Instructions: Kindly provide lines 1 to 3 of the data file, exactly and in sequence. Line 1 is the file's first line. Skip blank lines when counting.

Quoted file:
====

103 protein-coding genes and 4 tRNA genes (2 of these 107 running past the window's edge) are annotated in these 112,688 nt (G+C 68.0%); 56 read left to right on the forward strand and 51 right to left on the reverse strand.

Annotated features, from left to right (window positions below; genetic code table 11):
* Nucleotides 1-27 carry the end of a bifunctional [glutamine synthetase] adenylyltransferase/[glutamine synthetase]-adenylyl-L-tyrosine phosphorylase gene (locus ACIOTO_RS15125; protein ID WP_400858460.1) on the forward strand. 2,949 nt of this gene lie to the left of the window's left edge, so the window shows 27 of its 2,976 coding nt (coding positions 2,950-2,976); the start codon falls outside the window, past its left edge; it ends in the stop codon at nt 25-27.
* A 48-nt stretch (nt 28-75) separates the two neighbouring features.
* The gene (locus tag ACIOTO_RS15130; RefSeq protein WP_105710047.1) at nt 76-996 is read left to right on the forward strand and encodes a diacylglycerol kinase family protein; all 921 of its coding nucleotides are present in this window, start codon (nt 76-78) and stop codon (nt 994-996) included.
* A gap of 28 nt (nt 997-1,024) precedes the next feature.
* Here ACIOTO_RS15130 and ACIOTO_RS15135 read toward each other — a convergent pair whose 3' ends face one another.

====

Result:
103 protein-coding genes and 4 tRNA genes (2 of these 107 running past the window's edge) are annotated in these 112,688 nt (G+C 68.0%); 56 read left to right on the forward strand and 51 right to left on the reverse strand.

Annotated features, from left to right (window positions below; genetic code table 11):
* Nucleotides 1-27 carry the end of a bifunctional [glutamine synthetase] adenylyltransferase/[glutamine synthetase]-adenylyl-L-tyrosine phosphorylase gene (locus ACIOTO_RS15125; protein ID WP_400858460.1) on the forward strand. 2,949 nt of this gene lie to the left of the window's left edge, so the window shows 27 of its 2,976 coding nt (coding positions 2,950-2,976); the start codon falls outside the window, past its left edge; it ends in the stop codon at nt 25-27.